Reviewer: Charity Bishop
Since I first fell in love with
the stories surrounding the ill-fated ocean liner at age
thirteen, I have read and watched anything I can get my
hands on pertaining to the ship. For someone who knows
nothing about Titanic, this miniseries by Julian
Fellowes may prove illuminating if at times downright
misleading, but it is certainly nothing to write home about.
With the suffragist movement sweeping
across England, Lord Manton (Linus Roache) has been having
trouble keeping his daughter Georgiana (Perditia Weeks) in
line. Her most recent escapade has landed her in the local
lock-up, and out of desperation he decides that a change of
scenery might do her some good. Enlisting the assistance of
friend Bruce Ismay (James Wilby) to book Georgiana a first
class cabin on the maiden voyage of the RMS Titanic,
he hopes that a stint in New York will put her mind to
better uses than feminism. Also on board, in second class,
is his employee John Batley (Toby Jones) and his wife Muriel
(Maria Doyle Kennedy). It doesn't take long for Muriel to
clash with Lady Louisa (Geraldine Somerville) and let out
secrets Lord Manton did not want made into public knowledge.
Meanwhile, stewardess Annie (Jenna-Louise
Coleman) is being wooed by an Italian last-minute steward
Paelo (Glen Blackhall), who fears that once they land in
America he may never see her again. The servants of the Grex
family share a secret that could endanger them both, an
anarchist has set his intentions on another man's wife in
steerage, and Second Officer Charles Lightoller (Steven
Waddington) must cope with a shuffle in position, as well as
the challenges the night presents as it wears on.
Trying to reproduce the tragedy on this
topic scaled for television is not an enviable task since it
has nowhere near the budget of the big-screen blockbuster.
Other series and movies have managed to work around that,
but unfortunately this vision is hampered by a rushed
narrative that insists on a reset for the first three
installments. Carrying the audience through events up to the
sinking and then returning to tell a different story hinders
us from emotional involvement with already-established
characters and greatly limits our scope, both for the real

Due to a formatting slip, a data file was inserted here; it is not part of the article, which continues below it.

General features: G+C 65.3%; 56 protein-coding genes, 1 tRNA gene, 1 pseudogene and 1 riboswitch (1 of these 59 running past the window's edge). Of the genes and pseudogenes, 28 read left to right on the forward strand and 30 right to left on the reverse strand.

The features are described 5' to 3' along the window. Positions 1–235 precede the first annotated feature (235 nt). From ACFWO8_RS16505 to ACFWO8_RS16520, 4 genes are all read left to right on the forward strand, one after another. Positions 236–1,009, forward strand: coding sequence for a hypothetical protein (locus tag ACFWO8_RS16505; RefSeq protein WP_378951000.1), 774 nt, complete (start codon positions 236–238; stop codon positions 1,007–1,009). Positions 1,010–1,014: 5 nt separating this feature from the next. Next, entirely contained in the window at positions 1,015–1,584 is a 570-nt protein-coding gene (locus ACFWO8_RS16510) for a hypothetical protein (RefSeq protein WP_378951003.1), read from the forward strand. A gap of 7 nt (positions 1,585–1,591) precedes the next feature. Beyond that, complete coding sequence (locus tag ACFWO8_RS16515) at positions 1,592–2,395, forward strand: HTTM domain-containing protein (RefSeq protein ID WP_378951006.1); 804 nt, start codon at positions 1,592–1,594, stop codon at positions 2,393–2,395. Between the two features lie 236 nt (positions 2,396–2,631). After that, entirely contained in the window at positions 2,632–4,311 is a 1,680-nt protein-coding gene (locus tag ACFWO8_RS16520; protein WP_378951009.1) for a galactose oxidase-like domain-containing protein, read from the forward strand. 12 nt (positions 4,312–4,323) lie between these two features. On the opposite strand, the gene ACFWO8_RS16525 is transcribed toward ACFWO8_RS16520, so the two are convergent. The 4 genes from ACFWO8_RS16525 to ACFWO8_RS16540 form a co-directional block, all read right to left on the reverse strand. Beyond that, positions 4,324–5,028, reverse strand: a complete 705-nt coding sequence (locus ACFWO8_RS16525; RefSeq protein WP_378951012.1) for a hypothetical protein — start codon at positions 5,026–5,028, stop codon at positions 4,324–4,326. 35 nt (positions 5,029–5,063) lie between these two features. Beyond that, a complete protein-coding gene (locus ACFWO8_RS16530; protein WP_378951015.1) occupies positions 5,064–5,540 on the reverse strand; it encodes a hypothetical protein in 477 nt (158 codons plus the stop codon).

figures of the disaster and the ship itself. That none of
the staterooms, the first class dining room, or even the
deck resemble the real thing is less important than the fact
that the entire production feels claustrophobic. The rooms
are so small and our interludes kept to so few figures
that we never really get to see what an incredible
achievement Titanic truly was, much less how many
people were on board. The sinking scenes are suitably
crowded, but not the dining rooms. Fellowes' script also
makes some truly appalling mistakes, ranging from mixed
church sessions on board ship to the behavior and placement
of individual figures during the sinking.
Various miniature love stories unfold and
there are times we are drawn into the emotions of the
moment, but alas, we get to know no one all that well, so
when their fate transpires we feel as if we should have felt
more than we did. Then too, the lack of a memorable score
makes the emotions in many important scenes fall flat.
Characters are introduced and then nothing is done with
them. Thomas Andrews simply disappears. Officer Lowe is
manning the wrong boat. The Duff-Gordons are painted in an
unduly harsh light.
Television has needed a decent miniseries
on this topic for a long time. But this isn't it. It
founders where it should glide, thanks mostly to the
problematic structure. It would work better as one cohesive
narrative, with events unfolding simultaneously leading up
to the sinking and less of a scattered focus. It needed to
be built around one or two characters, not a dozen. But alas, instead we are stuck with a
miniseries aspiring to be much more than it actually is.
adulterous kiss and references to extramarital
affairs; upper-class individuals are shocked to find
a man traveling with his mistress. They are shown in
bed together (she gets up and we see her bare back
Scattered mild profanities.
A man's neck is broken; people drown.